One of the objects can be made to play Breakout, so after the party we ended up with a diversion into showing Judith Breakout and talking about old computer games. And, um, I may have dug out my old copy of Jardinains which is the best modern Breakout game ever, pretty true to the original except a hundred times more silly due to the addition of evil gnomes who throw flowerpots at you and cackle when you drop the ball.

Ahem. The weekend after that [personal profile] jack and I took the OSOs' children to alextfish's launch party for his exciting new game, while their parents attended a not terribly child-friendly event. It was really the best kind of party, alextfish and woodpijn had hired a local community centre, where the children played with toys and other kids, and the adults (and some of the older and more gaming-oriented kids) played SteamWorks and other board games.

SteamWorks is, as the name might suggest, steampunk themed, so the dress code was optionally steampunk. I didn't get organized to take advantage of the opportunity to wear a corset, but I did improvise something involving a stripy shirt of [personal profile] jack's, and an ankle-length dark green skirt I wear anyway, and put my hair up and wore a hat, and with my awesome gothy tailcoat over that it was clearly a costume in context. woodpijn said she knew I'd make the effort to dress up, which I was flattered by. I think of myself as someone who's quite bad at costumes, but the truth is I enjoy improvising outfits out of some of the clothes I happen to have and a couple of cheap charity shop props at most (it helps that I'm somewhat of a goth anyway, so I have a few non-standard accessories available). I'm not into serious cosplay though, I don't want to spend many hours or lots of money making a beautiful authentic costume, and I'm always a bit intimidated at events where there's a lot of that level of it.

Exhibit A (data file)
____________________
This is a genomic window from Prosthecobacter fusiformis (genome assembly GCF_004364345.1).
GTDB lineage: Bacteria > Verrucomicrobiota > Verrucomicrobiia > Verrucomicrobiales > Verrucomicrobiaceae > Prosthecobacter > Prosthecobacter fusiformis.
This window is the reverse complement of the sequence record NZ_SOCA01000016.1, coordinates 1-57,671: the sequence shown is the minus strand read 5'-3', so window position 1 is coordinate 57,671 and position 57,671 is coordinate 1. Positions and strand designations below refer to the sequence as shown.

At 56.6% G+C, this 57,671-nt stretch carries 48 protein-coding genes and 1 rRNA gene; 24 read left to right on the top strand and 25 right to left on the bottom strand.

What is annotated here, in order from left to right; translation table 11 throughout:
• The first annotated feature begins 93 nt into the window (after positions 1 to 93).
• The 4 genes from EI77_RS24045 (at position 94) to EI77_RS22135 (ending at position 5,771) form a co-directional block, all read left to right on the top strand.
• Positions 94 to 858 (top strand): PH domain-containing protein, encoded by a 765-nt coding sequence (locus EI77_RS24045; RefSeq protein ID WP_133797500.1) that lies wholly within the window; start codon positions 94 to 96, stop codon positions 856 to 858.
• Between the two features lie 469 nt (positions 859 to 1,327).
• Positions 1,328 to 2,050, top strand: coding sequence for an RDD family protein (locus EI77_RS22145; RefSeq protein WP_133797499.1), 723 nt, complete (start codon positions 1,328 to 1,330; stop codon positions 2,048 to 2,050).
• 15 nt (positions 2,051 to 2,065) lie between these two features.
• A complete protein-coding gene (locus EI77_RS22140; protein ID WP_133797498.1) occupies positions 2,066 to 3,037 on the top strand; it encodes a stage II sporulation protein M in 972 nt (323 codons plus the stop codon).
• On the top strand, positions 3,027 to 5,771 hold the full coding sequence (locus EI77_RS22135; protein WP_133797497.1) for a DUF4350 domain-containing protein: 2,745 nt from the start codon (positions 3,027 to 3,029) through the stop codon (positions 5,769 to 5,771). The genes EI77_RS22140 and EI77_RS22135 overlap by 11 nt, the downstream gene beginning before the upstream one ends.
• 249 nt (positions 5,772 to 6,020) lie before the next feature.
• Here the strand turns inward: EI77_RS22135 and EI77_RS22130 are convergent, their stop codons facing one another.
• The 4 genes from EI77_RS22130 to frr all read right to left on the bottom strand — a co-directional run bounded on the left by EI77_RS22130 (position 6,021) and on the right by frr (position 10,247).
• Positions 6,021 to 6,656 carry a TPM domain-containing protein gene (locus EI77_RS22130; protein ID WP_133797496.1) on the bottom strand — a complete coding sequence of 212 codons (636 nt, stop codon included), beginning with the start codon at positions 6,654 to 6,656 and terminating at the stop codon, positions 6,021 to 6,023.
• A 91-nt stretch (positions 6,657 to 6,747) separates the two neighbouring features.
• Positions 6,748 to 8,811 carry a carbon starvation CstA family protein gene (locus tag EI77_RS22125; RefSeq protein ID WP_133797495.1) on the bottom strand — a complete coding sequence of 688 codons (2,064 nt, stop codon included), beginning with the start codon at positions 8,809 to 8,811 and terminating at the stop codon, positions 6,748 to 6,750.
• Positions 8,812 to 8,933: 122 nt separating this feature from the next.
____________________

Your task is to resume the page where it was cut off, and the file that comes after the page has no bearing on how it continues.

If you like Eurogames at all, I highly recommend SteamWorks, and not only because my friend designed it. It has a lovely mechanic, where you use your worker actions to construct machines, which themselves generate new action spaces for the workers. And there's very nice player interaction as you try to persuade other players to make use of your machines. Flavour-wise, it's the good sort of steampunk, in the sense that it's all about making cool inventions, and not the bad sort which romanticizes colonialism and class inequality. It's a little thing but I like the way the art includes women and characters of various apparent ethnic backgrounds, rather than just assuming that cogs and top hats means white men.

This weekend just past I did not dress up at all, I was exactly and comfortably my own self. [personal profile] jack's mother came to visit, which is always lovely, and ghoti organized a Liberian Thanksgiving dinner. Which meant eating lots of tasty African themed food, and feeling generally thankful. Unlike US Thanksgiving which is a bit Problematic™, Liberian TG is about being thankful for not being slaves, which, well, reminds me of something. And it was a chance for [personal profile] jack's Mum to get to know the OSOs a bit more and to spend an evening with friends in a gathering that was (just, with ten people at the table) small enough for a single conversation rather than a party.

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Tags: diary, gaming